He has assured the public that he will see to it that banks do not arbitrarily charge punitive interest rates as they did before the Banking (Amendment) Act 2016 came in and put a brake on it. 

Unfortunately, for the year or so that interest rates have been capped, CBK and National Treasury have put nothing in place to assure the public that banks will not prey on them again.

And the latest rise in fees on customers signal tough times ahead for depositors. It begins with the minimum balance amount falling below a threshold, to charges whenever one swipes the debit card at a merchant or even withdrawing more than a specified number of times at the ATM. Every payment transfer from your account leads to fees. Be it credit card or debit card, the banks end up earning a fee either from the customer or from the merchant.

The lenders, however, aren’t feeling the pinch of customer bitterness yet, but it has drawn the attention of the regulator, but unfortunately no clear answers are forthcoming to put a lid to the feeepidemic that banks are using to cover for shortcomings in loan interest income.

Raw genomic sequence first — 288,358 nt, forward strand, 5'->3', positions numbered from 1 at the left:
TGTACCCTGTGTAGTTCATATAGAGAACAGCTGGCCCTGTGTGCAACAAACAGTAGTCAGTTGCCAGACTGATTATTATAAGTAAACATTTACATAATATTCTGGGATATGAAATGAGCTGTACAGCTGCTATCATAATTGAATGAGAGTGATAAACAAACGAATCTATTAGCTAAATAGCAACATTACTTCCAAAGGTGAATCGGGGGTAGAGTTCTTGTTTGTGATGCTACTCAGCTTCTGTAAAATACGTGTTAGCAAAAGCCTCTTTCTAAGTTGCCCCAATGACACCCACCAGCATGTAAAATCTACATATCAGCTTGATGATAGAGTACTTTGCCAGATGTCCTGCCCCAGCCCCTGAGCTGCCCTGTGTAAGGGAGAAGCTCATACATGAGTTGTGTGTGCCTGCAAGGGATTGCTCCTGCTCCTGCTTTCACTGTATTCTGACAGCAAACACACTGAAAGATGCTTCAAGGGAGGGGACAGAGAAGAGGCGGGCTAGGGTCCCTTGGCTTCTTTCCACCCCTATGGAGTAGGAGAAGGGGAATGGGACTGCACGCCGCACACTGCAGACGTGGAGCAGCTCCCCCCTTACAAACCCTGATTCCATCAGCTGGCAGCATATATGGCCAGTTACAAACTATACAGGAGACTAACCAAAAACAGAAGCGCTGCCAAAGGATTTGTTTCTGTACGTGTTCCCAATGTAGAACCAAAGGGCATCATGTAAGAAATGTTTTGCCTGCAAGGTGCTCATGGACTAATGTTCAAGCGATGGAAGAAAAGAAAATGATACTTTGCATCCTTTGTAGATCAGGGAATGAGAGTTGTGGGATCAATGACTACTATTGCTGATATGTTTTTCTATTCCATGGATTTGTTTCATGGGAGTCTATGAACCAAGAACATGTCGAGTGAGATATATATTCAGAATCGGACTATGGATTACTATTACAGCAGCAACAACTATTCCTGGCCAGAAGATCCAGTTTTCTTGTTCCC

Joe Musyoki, a financial auditor in an opinion article expressed shock how banks were charging ‘deposit mobiilisation fees’ which initially covered for underfunded cheque but the fee has since been extended to customers seeking overdraft or loan.


Essentially, the fee was a penalty charged to a customer who issued cheques without enough or sufficient funds. The bank justified it arguing that it had to look for money elsewhere to bailout the customer when he needed cash.

“To make it worse, customers who overdraw their accounts are not being charged mobilisation fees, but new class of charges christened overnight fee ranging from one to 10 per cent per night on the overdrawn amount,”  Musyoki wrote in a local daily.

The charges banks levy on customers range from the absurdity to  unreasonable fees such as being forced to deposit Sh220 to reactivate a dormant Equity Bank account.